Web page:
You can read this from dev.mysql.
Mysqld appends a numeric extension to the binary log basename to generate binary log file names.
The number increases each time the server creates a new log file, thus creating an ordered series of files.
The server creates a new file in the series each time it starts or flushes the logs.
The server also creates a new binary log file automatically after the current log's size reaches max_binlog_size.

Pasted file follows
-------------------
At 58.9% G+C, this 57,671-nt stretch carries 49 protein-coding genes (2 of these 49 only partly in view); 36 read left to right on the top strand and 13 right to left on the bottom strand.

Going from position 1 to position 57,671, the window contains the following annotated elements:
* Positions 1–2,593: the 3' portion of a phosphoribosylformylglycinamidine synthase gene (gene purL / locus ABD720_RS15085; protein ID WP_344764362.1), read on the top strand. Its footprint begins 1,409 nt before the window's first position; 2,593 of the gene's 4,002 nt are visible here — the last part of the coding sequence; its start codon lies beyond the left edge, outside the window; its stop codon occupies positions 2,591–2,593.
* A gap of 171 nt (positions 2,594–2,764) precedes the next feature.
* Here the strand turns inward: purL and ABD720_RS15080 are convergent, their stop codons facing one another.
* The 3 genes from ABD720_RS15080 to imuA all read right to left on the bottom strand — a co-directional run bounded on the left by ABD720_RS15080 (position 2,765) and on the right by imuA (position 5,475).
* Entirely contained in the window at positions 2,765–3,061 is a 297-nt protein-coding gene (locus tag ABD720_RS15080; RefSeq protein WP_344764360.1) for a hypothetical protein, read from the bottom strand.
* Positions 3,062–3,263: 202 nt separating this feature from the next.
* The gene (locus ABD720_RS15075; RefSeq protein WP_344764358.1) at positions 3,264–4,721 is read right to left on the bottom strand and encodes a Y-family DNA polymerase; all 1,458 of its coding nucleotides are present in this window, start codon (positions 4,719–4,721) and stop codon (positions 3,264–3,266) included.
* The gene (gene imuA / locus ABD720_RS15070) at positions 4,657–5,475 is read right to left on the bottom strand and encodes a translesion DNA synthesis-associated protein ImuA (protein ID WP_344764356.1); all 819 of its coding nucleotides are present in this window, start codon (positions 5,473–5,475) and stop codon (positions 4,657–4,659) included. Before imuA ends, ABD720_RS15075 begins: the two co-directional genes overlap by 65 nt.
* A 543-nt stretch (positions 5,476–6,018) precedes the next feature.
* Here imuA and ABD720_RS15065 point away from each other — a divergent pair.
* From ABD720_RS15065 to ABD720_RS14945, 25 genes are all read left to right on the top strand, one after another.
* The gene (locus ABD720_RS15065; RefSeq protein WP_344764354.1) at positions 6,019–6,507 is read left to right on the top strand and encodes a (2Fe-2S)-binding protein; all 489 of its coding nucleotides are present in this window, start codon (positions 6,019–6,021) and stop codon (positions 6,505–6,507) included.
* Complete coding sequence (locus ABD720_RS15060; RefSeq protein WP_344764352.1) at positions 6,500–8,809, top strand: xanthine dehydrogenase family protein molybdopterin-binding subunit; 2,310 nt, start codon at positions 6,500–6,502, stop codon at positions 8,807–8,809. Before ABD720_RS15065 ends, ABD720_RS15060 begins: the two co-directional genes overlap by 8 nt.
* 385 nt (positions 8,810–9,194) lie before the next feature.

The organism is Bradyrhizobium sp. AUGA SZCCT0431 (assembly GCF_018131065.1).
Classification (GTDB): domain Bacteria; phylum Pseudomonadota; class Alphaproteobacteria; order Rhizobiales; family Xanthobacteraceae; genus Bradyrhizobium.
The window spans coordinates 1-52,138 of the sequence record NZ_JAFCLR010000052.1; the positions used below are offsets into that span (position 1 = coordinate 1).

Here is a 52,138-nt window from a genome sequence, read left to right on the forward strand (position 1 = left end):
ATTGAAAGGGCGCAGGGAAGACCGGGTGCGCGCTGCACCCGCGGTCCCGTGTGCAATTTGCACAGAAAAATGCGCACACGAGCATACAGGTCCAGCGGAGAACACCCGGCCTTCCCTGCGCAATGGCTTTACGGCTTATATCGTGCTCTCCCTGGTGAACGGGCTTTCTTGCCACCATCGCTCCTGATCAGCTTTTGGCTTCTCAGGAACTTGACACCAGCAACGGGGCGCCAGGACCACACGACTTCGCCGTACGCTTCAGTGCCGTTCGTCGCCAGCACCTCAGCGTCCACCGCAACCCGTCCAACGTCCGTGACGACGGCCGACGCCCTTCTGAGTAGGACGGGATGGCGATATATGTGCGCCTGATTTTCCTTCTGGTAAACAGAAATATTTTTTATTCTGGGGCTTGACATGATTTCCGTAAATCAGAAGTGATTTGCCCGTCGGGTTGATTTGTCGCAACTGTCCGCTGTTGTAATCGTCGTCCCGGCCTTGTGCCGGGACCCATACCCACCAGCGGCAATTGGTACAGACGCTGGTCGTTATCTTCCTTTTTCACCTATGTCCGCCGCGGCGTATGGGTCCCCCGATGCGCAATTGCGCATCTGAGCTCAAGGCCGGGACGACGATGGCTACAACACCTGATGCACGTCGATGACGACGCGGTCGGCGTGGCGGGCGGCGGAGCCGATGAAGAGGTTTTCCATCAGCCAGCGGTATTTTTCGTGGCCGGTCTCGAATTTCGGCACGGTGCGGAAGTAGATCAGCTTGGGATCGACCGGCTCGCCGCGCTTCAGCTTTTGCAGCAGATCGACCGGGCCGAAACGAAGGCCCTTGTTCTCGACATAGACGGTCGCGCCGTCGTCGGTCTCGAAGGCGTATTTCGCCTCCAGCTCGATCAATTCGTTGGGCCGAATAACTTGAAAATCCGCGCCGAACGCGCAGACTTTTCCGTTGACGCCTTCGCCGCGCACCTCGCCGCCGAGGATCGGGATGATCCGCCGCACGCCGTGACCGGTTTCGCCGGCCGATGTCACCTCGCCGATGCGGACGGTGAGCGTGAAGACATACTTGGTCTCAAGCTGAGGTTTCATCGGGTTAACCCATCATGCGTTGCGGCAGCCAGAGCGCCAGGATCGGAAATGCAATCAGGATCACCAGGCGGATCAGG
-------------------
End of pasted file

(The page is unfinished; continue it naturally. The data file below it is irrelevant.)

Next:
A binary log file may become larger than max_binlog_size if you are using large transactions because
a transaction is written to the file in one piece, never split between files.
In summary, you can relate the number of log files to the number of transactions and queries you are executing. Also, the maximum size of log file can affect how many files you will have.
If you know your database is always busy executing queries (doing insert/update/delete), this should be normal.